How To Deal With Obstacles And Achieve Your Goals


MoHow   Posted By   Dr. MO   Have you ever been doing great with a goal or habit change.. exercise, waking early, eating healthy ….when your progress was completely disrupted because of some major event in your life (death, marriage, illness, work, etc.)? It happens often… life happens!

Although we often give up our goals when something like this happens, a life event that disrupts your progress doesn’t have to stop your goal completely. You can overcome this obstacle,  just like any other.

Things happen …the key question is “How do we deal with them?”.  Do we get discouraged and quit, or do we find way around to keep going? The reality is the path to every goal will have obstacles. Here’s how to address them…

1. Anticipate. Think ahead. What obstacles do you see on the horizon? What obstacles have you run into in the past? What will change your routine? Weekends are a mini-obstacle that often seem to derail people trying to create a habit. But there are other changes in routines … holidays, summer, big events, changes at work, birthdays … these are often things you can anticipate and plan for. When you see something coming up on the horizon that might derail you, plan for it. Make it a part of your plan.

An example: You’ve been learning to eat better  and know that a birthday party is coming up. Well, you anticipated, learned about the restaurant, researched the menu, and incorporated it into your plan. But on another occasion, you just anticipated the family event and allowed it to be one of your two cheat meals for the week. You have to be able to let up a little if you want to stick to it for the long term.

2. Find the path. When you see an obstacle, are you just going to give up? An obstacle is just something we have to get around, or over … it’s not a reason to quit. So instead of quitting, ask yourself: how do I get around this obstacle? There’s always a solution, if you’re creative enough.

Sometimes there isn’t just one path. And it can be hard to decide which solution to choose. But don’t fret: choose one path, and see if it works. If it doesn’t, try another. Life is an experiment.

3. Two steps forward, one step back. You will face some setbacks every now and then. That’s a part of achieving any goal worth achieving — if it’s too easy, it’s not a worthy goal.

Instead of seeing the setback as something discouraging,  accept it as a part of the journey. “Two steps forward, one step back,” is what to say to yourself … and it’s a realization that even with setbacks, you’re still making forward progress over the long run.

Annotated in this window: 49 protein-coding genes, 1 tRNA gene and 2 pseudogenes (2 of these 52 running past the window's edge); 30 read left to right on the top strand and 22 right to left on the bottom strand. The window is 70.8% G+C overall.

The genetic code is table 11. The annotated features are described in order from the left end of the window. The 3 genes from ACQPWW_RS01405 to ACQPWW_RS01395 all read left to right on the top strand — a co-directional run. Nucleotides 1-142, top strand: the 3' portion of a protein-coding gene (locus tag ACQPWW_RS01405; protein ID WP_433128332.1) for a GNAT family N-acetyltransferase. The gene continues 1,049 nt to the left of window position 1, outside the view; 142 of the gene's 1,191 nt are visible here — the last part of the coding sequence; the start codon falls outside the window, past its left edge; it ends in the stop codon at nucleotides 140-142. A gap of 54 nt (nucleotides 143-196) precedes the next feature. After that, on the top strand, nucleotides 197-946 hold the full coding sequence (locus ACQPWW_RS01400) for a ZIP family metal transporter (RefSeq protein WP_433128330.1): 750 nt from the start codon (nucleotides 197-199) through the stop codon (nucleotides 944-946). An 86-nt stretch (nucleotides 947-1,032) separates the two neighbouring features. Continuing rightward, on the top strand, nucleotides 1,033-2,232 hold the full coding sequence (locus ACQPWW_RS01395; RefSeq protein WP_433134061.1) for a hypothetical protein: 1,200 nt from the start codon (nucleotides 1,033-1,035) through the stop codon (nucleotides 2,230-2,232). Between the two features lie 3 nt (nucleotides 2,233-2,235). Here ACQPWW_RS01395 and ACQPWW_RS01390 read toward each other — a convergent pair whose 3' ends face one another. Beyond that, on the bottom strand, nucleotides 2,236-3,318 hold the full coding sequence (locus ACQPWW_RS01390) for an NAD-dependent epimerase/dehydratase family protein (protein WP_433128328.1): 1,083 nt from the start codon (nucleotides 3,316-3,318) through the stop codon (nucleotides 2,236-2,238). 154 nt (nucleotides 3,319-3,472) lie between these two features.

For example, you’ve had some setbacks when it comes to your exercise habit. Perhaps you get sick after a few weeks of continuous exercise. But though illness has set you back a few times, you’ve now learned to see it as a welcome break, allowing your body to recover. Think of it as a time out … you’re allowed to rest when you’re sick, and when you get better, you’ll be recharged and ready to start again.

4. If you fall, get up, and learn from it. All of us have setbacks, from time to time. No one is successful all the time. But instead of letting setbacks stop us completely, you just need to get up and dust yourself off … and this part is important: learn from your experience. When you have a setback, ask yourself: why did I have it? What stopped me? What obstacles got in my way? And how can I get around them next time it happens (and yes, it will happen again). And plan for next time.

An example: When you were quitting smoking, you had several setbacks. But each time, you asked yourself “What did I do wrong?. What derailed me?”. And you then incorporated plans for addressing those obstacles into your plan. The common obstacles that led to a relapse in your smoking included stressful events, going out and drinking (and smoking) with friends, and stressful family events. Eventually, you succeeded … but you wouldn’t have done so if you just kept letting the same obstacles derail you.

5. Find new motivation. Sometimes a setback will leave us not only derailed, but demotivated. So the real problem is finding the motivation to start again. So, it helps to get back to the basics: what made you want to start in the first place? What was your reason for change? What motivated you? Thinking about that, and the benefits it will have in your life, and the way things will be once you’ve accomplished the goal, can help motivate you.

6. Go with the flow. Change is good. Change is a part of life. We might like our routines, but there will always be something that comes along to disrupt them. Accept that, embrace it, and learn to flow with it. If we become too rigid, we will break in the face of the pressures of life. However when we learn to deal well with changes that life throws at us, and still head towards our goal, we’ll be happier and we’ll get to where we want to be.
Be willing to be flexible. Changes comes at you … don’t despair, or get frustrated … take them and make dealing with them a part of your plan.

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